However, there's already a Wikipedia page devoted to the forthcoming album, though it doesn't reveal much. The Wikipedia page states "The first part of the title, "All Days Are Nights", comes from the final couplet of William Shakespeare's "Sonnet 43" ("All days are nights to see till I see thee..."). When asked about the reference to "Lulu", which appears in the second part of the album's title, Wainwright stated in a November 2009 interview that Lulu is a "dark, brooding, dangerous woman that lives within all of us", similar to the Dark Lady character in Shakespeare's sonnets. Wainwright claimed that his Lulu was Louise Brooks in the 1929 movie Pandora's Box."

The interview the Wikipedia entry refers to is one that took place with the musician last November on radio station KUT in Austin, Texas. That interview can be heard on this page. I've listened to it and during the interview Wainwright briefly mentions Brooks and the album. Like Andy McCluskey of Orchestral Manoeuvres in the Dark (OMD) and Mike Doughty of Soul Coughing (among other rock/pop musicians), Wainwright has turned his passion for Louise Brooks into music.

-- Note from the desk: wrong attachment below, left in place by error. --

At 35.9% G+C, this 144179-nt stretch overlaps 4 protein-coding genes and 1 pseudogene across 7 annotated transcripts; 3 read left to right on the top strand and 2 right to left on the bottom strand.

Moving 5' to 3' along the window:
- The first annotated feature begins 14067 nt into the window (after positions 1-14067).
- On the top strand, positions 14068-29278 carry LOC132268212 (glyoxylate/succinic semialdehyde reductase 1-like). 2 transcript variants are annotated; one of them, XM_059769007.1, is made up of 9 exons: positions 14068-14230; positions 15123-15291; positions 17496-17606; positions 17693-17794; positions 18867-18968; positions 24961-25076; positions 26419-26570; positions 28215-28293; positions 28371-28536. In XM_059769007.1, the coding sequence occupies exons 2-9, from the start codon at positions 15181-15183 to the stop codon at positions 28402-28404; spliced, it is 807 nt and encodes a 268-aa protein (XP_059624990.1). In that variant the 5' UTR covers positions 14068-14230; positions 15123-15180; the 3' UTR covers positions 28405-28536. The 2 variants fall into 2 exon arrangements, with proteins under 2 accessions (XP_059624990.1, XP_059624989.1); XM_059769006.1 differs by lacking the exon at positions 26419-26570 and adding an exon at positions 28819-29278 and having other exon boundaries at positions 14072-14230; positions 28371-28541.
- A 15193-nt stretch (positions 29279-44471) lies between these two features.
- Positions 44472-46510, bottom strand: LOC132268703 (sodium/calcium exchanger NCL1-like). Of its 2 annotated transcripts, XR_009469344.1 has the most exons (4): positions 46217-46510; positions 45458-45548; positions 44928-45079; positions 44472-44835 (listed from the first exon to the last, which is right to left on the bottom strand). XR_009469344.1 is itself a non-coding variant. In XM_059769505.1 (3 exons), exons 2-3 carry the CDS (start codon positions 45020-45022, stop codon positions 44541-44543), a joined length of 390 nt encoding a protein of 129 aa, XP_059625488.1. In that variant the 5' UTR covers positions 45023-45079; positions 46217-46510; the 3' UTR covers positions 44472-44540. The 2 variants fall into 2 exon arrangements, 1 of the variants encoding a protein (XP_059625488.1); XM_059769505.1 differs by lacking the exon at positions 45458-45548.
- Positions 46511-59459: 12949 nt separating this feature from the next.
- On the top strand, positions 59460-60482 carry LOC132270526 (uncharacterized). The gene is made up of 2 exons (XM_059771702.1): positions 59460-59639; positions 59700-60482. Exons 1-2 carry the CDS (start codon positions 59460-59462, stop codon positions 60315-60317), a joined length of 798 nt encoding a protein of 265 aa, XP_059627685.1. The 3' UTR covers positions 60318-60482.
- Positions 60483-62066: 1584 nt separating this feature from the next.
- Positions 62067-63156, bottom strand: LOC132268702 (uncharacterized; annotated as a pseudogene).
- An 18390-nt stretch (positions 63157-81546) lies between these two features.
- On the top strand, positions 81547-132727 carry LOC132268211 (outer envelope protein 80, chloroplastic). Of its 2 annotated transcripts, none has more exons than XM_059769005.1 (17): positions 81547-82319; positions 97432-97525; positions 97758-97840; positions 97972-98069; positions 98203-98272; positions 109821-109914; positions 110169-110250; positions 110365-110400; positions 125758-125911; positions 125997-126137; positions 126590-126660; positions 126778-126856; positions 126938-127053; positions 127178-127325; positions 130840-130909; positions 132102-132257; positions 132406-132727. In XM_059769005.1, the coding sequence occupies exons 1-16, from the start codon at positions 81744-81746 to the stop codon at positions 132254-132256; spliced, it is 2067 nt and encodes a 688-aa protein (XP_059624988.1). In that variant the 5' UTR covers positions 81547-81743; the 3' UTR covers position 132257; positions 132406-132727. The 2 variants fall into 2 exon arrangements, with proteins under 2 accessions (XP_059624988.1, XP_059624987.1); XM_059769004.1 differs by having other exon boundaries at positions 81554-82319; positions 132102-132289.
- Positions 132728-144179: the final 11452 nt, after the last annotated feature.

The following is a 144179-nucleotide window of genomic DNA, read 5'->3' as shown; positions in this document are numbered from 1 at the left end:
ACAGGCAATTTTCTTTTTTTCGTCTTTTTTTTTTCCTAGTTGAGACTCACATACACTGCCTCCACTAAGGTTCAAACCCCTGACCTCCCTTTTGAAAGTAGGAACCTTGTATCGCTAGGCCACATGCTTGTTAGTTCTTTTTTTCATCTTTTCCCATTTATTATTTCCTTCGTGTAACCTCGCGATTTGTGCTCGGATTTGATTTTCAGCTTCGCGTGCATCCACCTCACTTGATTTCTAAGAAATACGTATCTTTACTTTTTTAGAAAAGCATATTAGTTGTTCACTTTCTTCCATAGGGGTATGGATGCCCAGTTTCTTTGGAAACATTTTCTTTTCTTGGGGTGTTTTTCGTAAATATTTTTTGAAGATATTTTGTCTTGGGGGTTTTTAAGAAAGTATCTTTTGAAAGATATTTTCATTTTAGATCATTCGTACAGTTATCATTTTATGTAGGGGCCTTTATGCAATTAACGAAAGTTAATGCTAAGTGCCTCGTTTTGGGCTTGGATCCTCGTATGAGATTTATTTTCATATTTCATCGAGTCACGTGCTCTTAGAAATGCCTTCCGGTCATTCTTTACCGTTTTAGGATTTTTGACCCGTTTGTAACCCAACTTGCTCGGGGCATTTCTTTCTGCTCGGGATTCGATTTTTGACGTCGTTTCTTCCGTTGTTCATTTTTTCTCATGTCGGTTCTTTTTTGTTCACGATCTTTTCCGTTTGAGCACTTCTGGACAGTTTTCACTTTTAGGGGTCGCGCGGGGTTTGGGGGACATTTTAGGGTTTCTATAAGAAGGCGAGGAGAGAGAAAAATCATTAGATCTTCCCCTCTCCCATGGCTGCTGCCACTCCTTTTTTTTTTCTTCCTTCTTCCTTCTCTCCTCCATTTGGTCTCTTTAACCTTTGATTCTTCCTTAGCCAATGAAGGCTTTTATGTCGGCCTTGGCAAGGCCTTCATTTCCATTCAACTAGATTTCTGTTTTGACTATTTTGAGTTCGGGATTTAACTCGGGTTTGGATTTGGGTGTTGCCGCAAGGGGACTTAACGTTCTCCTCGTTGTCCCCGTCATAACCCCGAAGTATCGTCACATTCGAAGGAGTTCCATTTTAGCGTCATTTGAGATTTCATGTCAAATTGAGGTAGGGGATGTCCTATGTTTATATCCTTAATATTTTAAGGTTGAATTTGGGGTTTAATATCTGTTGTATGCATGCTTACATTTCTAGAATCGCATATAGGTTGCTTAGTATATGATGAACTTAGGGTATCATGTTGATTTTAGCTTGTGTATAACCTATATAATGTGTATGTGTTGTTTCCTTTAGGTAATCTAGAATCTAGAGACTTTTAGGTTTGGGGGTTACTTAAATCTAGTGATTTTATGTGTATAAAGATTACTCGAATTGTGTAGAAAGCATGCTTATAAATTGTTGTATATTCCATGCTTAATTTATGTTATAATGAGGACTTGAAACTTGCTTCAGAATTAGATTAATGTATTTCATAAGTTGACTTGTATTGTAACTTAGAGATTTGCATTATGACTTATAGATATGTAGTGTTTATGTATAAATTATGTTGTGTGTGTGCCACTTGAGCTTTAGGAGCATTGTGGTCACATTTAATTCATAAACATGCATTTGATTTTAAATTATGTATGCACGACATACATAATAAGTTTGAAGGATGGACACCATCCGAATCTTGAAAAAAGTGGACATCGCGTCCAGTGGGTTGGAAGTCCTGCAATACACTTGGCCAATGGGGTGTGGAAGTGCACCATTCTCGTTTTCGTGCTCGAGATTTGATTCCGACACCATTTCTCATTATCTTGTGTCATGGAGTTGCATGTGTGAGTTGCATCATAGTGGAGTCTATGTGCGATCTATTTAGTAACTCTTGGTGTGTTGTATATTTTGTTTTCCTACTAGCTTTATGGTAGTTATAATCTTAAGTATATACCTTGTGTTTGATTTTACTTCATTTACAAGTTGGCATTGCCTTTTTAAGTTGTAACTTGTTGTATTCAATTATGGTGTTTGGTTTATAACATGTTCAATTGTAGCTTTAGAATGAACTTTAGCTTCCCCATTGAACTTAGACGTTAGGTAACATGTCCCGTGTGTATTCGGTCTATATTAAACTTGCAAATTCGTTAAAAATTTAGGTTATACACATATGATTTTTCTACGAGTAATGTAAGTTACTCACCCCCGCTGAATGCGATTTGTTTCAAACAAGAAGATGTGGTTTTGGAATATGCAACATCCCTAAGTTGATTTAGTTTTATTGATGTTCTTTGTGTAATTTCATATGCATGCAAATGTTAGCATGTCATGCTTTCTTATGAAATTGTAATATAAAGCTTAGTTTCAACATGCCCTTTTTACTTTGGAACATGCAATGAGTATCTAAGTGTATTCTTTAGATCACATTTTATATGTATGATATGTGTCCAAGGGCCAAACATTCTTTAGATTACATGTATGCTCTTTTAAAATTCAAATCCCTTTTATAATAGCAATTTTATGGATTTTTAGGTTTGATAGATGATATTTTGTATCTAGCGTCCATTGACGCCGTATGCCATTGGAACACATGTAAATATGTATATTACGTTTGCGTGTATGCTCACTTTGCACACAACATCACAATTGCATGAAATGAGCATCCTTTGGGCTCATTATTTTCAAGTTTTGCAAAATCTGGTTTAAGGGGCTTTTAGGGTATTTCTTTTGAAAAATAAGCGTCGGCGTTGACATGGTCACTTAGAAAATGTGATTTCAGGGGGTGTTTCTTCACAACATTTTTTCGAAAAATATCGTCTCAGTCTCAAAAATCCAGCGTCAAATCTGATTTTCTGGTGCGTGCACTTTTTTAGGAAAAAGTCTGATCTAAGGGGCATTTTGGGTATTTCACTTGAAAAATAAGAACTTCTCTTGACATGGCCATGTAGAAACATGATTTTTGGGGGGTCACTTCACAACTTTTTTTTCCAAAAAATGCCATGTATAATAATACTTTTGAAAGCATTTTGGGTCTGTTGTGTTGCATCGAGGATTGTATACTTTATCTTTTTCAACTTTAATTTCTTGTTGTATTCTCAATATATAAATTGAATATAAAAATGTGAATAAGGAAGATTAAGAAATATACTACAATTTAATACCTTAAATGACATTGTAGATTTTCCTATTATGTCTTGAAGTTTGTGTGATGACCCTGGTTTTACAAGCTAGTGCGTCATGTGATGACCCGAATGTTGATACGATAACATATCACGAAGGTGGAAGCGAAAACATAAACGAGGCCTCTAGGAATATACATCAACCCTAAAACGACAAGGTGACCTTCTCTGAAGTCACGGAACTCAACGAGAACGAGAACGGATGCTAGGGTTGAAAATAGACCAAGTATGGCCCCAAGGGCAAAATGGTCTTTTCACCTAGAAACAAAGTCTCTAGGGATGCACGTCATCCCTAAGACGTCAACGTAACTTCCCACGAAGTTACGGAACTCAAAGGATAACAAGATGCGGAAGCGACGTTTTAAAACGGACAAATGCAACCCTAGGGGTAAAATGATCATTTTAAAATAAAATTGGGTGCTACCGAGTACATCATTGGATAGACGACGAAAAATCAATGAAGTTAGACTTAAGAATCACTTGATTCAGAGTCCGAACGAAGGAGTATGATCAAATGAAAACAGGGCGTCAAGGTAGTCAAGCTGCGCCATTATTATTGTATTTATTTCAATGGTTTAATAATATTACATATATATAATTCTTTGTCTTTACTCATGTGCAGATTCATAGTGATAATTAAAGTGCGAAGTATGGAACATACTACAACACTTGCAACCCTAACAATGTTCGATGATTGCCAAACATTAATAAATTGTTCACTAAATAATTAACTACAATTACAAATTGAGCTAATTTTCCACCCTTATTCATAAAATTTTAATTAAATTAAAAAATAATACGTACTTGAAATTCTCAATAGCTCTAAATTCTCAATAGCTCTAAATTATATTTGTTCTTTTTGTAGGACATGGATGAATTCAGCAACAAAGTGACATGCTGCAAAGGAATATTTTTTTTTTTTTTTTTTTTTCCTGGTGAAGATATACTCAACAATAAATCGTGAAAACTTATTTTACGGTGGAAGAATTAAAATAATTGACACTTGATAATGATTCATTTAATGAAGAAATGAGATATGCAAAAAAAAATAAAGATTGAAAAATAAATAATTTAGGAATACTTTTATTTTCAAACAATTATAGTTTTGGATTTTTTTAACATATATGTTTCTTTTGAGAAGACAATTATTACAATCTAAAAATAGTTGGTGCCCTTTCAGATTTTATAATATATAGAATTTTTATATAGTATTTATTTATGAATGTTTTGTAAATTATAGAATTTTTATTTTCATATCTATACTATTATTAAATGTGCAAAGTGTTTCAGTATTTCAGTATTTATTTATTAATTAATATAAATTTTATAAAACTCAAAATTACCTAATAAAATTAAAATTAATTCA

The Wikipedia entry also notes that in order to promote the album, Wainwright will begin a tour in April, 2010 with a series of 10 concerts throughout the United Kingdom and Ireland. There are no indication as yet if Wainwright will tour the United States.

However, the singer's website at http://www.rufuswainwright.com/ reveals that on February 12 of this year he will be performing at the Bardavon Opera House in Poughkeepsie, New York.